Enhanced Imaging Reveals Brain’s Secrets

Heather Thompson

June 1, 2007

3 Min Read
Enhanced Imaging Reveals Brain’s Secrets

R&D DIGEST

James Leach, MD, who specializes in brain imaging at the University of Cincinnati,explains that the enhanced images could lead to better diagnoses in the brain.

Neuroradiologists at the University of Cincinnati have come up with a plan for better identifying difficult-to-diagnose brain clots.

The team's method involves combining standard magnetic resonance imaging (MRI) systems with contrast-enhancing techniques. These techniques, known as magnetic resonance venography, produce clear pictures of abnormal flow areas within vessels of the brain. The combined system could lead to better identification of blood clots that are in the veins of the brain.

According to its authors, this is the first study to find correlation between MRI scans and contrast imaging with respect to detecting chronic thrombosis. “Detailed contrast-enhanced techniques produce more-defined distinctions between abnormal and normal veins in the membrane around the brain,” explains James Leach. He is a neuroradiologist and associate professor at the university and is principal investigator of the study.

Leach says that the combination of imaging tools gives the researchers a better understanding of the disease progression by showing abnormal blood flow areas. These areas are warning signs of blocked passages that could require surgery or other medical therapy. The contrast-enhanced MRIs can also identify the areas where flow has been partially reestablished after a vessel block has occurred.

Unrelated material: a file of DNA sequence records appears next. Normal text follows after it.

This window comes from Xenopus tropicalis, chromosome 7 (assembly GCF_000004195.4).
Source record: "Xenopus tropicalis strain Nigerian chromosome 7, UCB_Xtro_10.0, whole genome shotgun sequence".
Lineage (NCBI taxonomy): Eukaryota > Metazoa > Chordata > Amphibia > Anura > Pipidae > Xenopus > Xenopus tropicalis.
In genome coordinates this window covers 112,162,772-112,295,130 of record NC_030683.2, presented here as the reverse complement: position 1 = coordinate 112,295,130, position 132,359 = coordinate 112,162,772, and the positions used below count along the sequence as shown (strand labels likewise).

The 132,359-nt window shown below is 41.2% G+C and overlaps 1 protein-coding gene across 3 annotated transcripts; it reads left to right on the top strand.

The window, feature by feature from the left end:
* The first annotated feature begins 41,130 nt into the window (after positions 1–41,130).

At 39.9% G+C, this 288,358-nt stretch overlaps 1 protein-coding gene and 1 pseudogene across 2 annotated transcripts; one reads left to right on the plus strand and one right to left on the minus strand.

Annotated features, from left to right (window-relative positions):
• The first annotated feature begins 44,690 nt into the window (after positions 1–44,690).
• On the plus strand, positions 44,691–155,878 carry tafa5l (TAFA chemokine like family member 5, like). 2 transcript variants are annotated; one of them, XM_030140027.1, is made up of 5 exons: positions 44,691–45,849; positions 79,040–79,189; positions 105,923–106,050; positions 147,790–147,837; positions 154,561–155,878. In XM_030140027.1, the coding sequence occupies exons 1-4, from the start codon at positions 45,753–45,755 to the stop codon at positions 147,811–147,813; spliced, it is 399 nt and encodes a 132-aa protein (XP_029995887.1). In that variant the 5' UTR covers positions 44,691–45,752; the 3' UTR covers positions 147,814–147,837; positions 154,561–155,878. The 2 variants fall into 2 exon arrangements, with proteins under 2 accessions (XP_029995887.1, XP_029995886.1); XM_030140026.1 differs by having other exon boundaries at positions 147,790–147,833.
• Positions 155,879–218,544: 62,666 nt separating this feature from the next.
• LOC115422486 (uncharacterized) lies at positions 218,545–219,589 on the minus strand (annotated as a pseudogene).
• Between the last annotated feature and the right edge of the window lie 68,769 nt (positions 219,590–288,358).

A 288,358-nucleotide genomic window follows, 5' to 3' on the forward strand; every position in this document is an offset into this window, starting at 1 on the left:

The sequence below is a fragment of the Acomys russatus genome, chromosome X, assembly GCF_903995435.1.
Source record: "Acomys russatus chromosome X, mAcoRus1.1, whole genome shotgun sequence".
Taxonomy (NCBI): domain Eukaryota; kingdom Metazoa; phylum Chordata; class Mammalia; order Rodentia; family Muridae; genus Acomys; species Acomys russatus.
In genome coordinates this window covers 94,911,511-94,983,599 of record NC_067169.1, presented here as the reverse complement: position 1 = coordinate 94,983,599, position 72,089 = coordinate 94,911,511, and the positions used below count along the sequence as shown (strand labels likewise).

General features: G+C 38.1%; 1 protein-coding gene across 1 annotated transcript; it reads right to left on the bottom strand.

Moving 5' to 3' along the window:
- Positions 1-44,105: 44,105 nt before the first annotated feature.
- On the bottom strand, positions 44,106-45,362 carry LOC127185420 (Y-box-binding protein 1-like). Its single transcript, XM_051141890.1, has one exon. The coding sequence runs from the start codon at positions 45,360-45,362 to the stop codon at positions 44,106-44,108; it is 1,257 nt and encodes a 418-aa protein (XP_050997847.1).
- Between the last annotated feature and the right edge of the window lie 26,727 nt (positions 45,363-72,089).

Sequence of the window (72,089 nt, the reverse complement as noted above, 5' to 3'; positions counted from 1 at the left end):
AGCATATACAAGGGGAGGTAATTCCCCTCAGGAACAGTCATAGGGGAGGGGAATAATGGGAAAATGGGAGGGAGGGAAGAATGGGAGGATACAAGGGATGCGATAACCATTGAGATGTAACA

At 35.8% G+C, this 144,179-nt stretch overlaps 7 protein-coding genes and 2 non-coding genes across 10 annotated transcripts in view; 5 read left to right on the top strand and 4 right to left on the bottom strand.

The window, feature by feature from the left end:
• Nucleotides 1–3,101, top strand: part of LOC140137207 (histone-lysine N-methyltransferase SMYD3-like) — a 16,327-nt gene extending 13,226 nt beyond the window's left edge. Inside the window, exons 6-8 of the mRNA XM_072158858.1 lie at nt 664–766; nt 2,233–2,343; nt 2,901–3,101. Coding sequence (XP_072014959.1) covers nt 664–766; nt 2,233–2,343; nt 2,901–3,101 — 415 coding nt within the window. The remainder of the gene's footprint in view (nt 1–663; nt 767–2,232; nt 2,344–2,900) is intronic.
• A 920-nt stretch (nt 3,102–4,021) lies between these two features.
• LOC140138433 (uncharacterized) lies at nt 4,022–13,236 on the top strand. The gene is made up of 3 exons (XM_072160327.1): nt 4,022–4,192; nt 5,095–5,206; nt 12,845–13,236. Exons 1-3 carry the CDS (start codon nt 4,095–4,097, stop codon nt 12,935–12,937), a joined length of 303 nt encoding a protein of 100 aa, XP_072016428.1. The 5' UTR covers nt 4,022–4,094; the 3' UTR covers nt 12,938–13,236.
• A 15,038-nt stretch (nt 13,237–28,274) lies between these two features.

(click to enlarge)This image from a detailed contrast- enhanced MR venogram shows areas of restored blood flow (arrows) and areas of persistent blood clots (arrowheads).

The team used these contrast-enhanced techniques in combination with standard MRI scans to evaluate a small subgroup of patients who showed clinical features consistent with partially recanalized chronic dural sinus thrombosis. This is a condition in which blood flow in the membrane surrounding the brain has been partially reestablished from a previously blocked vessel. Partial blockage can increase the risk of stroke or other neurological problems, such as chronic headache.

“In cases where the patient has an ongoing partial or full blockage, the blood clot organizes into a more solid lesion, forms connective scar tissue, and can develop small vessels in an attempt to restore blood flow,” Leach explains. “This was very difficult to diagnose correctly using previous techniques.”

Leach says that being able to recognize the characteristics of the condition through imaging can help explain the cause of patient symptoms, such as persistent headache, that are otherwise mysterious. He says that the imaging may also eventually lead to better treatment and prevention techniques for some patients. “If we can more easily characterize the patient's problem as chronic instead of acute, it could alter the way we prescribe anticoagulation [clot-busting] drugs to treat thesymptoms,” says Leach. “Further research is needed to see whether this can affect patient therapy clinically.”

The research was reported in the April issue of the American Journal of Neuroradiology.

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